And he that ministereth, etc. Better, “And he that ministereth seed to the sower and bread to eat, will also provide and multiply your seed,” etc. These words are a quotation from Isaiah 60:10. What the Prophet says of the rain from heaven, St. Paul applies to God’s ordinary Providence, which not only will enable the charitable man to give, but will also increase his temporal possessions, the fruits of his justice, i.e., the reward of his virtue.

2 Cor 9:11. That being enriched in all things, you may abound unto all simplicity, which worketh through us thanksgiving to God.

That . . . you may abound (Vulg., ut . . . abundetis) is not represented in the Greek, which has simply: “Ye being enriched in all things unto all simplicity,” etc. The meaning of the verse is: “Your singleness of heart, your absence of all secondary and selfish motives, provides us with the means of alleviating the distresses of others, and thus elicits from them thanks to God out of the fulness of a grateful heart” (Lias).

2 Cor 9:12. Because the administration of this office doth not only supply the want of the saints, but aboundeth also by many thanksgivings in the Lord,

From this verse to the end of the chapter St. Paul is considering the results of the collection, when finally made and distributed among the poor in Jerusalem.

The administration (διακονία = diakonia), i.e., the performance on the part of the Corinthians of this office (λειτουργίας = leitourgias) i.e., of this public service of almsgiving, not only satisfies the wants of the poor in Jerusalem, but is the cause on the part of the recipients of bountiful thanksgiving to God.

Religious terms are used here to express offices of charity. Thus διακονία = diakonia is a religious word from which deacon is derived; and λειτουργίας = leitourgias  among the Jews meant priestly ministrations (Luke 1: 23; Heb. 8:6; 9:21), among Christians it was used of public worship generally but especially of the Eucharist (Acts 13:2; Rom. 15:16; Philip, 2:17, 20, 25, 30; etc.).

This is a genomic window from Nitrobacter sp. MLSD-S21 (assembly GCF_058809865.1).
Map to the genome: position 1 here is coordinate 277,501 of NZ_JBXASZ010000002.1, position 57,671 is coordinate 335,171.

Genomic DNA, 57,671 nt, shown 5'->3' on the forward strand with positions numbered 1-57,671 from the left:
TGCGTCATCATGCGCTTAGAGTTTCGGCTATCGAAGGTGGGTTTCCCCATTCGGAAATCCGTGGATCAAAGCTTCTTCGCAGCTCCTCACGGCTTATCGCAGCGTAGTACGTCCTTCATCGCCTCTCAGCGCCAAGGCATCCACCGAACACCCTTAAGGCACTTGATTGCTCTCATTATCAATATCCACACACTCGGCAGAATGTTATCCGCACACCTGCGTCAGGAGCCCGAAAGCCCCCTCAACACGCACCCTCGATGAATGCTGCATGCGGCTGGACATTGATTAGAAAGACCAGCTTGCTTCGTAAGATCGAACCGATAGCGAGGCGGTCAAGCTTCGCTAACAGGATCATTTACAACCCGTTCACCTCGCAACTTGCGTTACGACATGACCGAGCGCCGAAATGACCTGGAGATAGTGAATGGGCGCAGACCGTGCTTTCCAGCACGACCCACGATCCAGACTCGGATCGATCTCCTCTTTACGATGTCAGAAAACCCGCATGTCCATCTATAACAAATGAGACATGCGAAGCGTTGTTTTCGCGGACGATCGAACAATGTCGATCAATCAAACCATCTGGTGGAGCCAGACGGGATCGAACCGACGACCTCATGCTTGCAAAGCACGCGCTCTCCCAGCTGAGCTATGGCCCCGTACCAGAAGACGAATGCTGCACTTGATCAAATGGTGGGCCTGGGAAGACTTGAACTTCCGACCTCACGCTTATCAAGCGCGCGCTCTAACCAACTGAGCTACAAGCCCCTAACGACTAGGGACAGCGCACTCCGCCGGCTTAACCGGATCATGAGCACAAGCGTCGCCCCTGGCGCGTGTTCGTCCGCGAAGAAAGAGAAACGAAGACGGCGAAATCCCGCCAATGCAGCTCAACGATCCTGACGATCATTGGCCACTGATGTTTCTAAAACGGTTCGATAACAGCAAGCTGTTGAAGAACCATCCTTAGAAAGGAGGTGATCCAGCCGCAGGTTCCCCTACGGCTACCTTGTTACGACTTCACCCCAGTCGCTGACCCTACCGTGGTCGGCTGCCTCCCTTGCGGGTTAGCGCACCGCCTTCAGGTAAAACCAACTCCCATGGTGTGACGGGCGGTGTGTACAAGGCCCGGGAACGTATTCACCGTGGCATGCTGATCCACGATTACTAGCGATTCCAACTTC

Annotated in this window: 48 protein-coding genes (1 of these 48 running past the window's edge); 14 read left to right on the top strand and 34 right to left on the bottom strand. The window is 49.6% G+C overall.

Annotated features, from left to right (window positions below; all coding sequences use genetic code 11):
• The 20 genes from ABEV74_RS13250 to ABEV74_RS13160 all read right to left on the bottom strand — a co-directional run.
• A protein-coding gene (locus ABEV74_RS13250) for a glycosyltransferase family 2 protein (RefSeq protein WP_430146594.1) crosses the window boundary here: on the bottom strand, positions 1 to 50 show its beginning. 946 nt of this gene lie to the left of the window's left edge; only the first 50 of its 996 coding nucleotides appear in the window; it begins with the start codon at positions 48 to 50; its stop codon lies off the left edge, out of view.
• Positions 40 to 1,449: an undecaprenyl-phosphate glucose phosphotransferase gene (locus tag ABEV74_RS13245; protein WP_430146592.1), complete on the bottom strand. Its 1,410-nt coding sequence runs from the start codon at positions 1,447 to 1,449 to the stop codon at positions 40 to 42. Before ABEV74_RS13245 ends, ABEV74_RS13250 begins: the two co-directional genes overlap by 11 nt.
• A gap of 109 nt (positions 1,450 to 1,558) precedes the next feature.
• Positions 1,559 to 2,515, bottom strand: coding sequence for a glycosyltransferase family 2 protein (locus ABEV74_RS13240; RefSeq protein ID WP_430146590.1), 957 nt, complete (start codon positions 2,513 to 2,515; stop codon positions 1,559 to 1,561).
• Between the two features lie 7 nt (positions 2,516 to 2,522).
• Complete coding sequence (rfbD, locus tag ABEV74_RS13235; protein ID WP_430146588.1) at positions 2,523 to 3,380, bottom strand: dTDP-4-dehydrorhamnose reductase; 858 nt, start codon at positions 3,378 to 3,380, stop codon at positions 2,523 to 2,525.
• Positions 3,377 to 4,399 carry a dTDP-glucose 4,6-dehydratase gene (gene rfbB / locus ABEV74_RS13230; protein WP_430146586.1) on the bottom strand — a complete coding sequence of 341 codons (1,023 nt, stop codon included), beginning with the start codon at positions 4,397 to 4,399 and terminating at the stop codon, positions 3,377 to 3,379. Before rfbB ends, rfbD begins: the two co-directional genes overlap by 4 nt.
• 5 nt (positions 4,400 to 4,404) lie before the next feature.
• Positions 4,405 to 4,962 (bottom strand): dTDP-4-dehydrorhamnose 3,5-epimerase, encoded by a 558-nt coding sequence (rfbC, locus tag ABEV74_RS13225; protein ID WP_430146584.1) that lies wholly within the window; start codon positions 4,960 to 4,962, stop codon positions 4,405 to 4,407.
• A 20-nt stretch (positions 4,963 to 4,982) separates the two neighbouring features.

The Vulgate in domino should be simply Deo (τῷ Θεῷ· = to theo).

2 Cor 9:13. By the proof of this ministry, glorifying God for the obedience of your confession unto the gospel of Christ, and for the simplicity of your communicating unto them, and unto all.

This verse explains why the recipients of the bounty give thanks, namely, because the collection is a proof of Corinthian loyalty to the Gospel, and of Corinthian generosity in giving. The Palestinians had somewhat doubted the loyalty and adhesion to the Gospel of Gentile converts, but in this collection they would have an answer to their misgivings, and they would glorify God as a result.

The simplicity of your communicating, i.e., the generosity of your contributions.

2 Cor 9:14. And in their praying for you, being desirous of you, because of the excellent grace of God in you.

The construction is uncertain. Perhaps the meaning is best secured by taking αὐτῶν ἐπιποθούντων (= auto epipothouton) as a genitive absolute, thus giving the following sense: They glorify God for your faith in the Gospel and your liberality in giving (verse 13), while they themselves through prayer intercede for you, and yearn for you, on account of the excellent grace of God, i.e., the grace of Christian faith and charity which is manifest in your exceeding liberality towards them. The Apostle is speaking as if the collection were completed and distributed.

2 Cor 9:15. Thanks be to God for his unspeakable gift.